ECREEE and IRENA start a capacity needs assessment for clean energy mini-grids in the ECOWAS region

ECOWAS Centre for Renewable Energy and Energy Efficiency (ECREEE), in collaboration with the International Renewable Energy Agency (IRENA), have started a clean energy mini-grids capacity needs assessment in West Africa, as a first step towards the expansion of a joint capacity building support to ECOWAS member states.

Providing sustainable energy is one of the world’s greatest challenges. Access to modern energy services is an essential requirement to meet domestic and productive energy needs. While considerable progress has been made in the last decade, and in spite of rapid strides made by some countries an estimated 1.1 billion people still lack access to electricity. Of these two-thirds of the population (620 million) are from sub-Saharan Africa according to the International Energy Agency’s Africa Energy Outlook. People most affected by the situation  live in rural and remote areas far beyond the electrical grid or with limited supply off the grid. They in turn rely on traditional sources of energy, such as charcoal, wood, animal waste for cooking and heating purposes and kerosene or candles for lighting.

Since 2012, ECREEE in partnership with IRENA, under the framework of the ECOWAS Program on Access to Sustainable Electricity Services (EPASES), has worked on “Promoting a Sustainable Market for Solar Photovoltaic Systems in the ECOWAS Region” (ProSPER) to strengthen the capacity of policy makers and regulators, local SMEs through a regional entrepreneurship incubation centre, and financial-institution managers to accelerate renewable energy deployment, with a specific focus on solar PV systems.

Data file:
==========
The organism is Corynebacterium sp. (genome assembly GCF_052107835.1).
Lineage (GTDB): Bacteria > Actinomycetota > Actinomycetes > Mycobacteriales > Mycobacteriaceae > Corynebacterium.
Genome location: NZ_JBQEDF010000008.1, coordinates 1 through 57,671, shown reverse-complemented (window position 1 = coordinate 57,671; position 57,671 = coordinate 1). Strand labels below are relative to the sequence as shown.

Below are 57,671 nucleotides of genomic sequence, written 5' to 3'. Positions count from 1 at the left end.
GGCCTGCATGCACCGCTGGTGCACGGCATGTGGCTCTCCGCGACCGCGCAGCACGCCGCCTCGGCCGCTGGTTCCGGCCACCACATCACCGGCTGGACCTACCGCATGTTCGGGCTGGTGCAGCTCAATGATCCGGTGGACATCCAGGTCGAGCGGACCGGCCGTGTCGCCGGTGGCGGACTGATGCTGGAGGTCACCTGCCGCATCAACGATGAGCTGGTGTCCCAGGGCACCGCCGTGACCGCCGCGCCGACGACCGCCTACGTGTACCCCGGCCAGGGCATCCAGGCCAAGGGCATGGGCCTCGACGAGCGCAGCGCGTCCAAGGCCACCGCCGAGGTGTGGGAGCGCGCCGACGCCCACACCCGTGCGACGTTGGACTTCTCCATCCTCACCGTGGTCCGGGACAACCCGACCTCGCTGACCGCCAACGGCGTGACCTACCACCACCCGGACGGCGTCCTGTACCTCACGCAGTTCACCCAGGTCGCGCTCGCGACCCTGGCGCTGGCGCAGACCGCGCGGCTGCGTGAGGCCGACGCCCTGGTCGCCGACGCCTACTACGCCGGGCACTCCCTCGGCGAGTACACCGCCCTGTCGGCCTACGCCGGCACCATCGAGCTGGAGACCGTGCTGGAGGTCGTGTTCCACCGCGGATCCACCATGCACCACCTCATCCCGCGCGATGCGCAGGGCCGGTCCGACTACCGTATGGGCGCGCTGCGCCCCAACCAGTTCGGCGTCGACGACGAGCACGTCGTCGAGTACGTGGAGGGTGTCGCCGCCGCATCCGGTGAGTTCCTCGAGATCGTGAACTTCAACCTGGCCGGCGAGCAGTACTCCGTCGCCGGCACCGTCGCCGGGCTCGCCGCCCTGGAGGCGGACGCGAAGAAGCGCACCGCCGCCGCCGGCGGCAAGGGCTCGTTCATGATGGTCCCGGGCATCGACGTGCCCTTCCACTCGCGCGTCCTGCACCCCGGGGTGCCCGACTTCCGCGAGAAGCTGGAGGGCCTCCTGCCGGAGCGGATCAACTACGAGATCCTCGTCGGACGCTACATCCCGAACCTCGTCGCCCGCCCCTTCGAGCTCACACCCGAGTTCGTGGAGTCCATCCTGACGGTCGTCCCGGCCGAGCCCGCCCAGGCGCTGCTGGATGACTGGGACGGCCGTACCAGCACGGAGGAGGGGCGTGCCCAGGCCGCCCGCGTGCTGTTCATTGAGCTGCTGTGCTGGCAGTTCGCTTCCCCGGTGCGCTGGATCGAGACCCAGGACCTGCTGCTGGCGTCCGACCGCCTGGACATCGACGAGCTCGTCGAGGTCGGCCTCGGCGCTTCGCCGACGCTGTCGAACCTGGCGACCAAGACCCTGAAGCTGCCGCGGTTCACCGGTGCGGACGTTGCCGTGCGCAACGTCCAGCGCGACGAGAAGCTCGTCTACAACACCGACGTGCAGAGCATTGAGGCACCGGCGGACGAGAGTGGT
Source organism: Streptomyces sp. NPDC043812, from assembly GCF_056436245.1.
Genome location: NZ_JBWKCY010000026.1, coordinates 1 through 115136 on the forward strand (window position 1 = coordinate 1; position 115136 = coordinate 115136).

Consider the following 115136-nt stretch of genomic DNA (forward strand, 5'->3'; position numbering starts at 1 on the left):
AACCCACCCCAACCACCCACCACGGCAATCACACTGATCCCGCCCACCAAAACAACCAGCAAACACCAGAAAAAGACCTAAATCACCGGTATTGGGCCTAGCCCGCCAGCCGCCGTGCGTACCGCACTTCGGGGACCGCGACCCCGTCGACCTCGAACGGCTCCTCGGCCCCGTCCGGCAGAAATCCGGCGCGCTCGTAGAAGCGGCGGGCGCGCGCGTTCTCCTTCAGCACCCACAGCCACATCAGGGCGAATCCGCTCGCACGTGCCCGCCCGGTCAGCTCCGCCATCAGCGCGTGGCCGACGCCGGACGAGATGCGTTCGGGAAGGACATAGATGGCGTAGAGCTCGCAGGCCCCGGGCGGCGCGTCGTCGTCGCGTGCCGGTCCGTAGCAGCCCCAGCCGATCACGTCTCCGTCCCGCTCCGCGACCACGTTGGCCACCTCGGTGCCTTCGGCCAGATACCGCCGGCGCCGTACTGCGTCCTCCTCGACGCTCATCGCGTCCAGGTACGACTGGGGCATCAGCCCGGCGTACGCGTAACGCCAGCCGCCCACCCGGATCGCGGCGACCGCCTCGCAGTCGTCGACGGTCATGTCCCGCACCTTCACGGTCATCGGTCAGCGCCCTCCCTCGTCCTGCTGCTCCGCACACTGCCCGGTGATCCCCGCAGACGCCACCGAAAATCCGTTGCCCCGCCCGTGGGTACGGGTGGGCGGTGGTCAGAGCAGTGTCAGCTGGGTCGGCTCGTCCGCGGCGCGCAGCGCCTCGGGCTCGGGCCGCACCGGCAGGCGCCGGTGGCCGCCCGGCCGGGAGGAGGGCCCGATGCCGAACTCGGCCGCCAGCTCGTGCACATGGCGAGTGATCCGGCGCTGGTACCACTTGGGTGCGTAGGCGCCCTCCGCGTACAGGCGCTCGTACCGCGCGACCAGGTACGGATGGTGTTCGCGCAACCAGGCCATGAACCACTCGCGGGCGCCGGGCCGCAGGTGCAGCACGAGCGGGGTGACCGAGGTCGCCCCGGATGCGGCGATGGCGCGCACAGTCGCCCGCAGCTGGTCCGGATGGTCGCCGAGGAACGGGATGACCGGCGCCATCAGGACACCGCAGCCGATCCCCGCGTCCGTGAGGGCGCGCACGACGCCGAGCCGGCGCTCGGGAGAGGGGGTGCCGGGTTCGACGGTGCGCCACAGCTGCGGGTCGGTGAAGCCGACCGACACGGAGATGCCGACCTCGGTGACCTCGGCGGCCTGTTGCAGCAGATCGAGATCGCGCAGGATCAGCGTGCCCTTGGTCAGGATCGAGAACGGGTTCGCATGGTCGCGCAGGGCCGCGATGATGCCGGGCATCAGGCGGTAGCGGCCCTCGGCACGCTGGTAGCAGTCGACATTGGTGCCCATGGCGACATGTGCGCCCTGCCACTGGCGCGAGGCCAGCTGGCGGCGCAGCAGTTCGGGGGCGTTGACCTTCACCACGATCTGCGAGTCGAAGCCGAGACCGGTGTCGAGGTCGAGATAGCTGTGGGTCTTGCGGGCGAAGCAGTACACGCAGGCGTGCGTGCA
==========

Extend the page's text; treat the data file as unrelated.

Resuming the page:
ECREEE and IRENA are now expanding their capacity building collaboration in West Africa to clean energy mini-grids.

The first activity of this new phase will be to undertake the scoping of capacity needs for deployment of clean energy mini grids in the ECOWAS region and provide a regional action plan for building capacities and skill sets. The study will build on and complement the existing general work conducted for the assessment of capacity and training needs as well as capacity building activities for renewable energy and energy efficiency in West Africa. This will require engaging with key private and public stakeholders from different sectors in all the ECOWAS countries including operational mini grid sites in these countries.

The scoping study will be compiled by the end of the year and and validated in a multi-stakeholders regional workshop involving ECOWAS member states.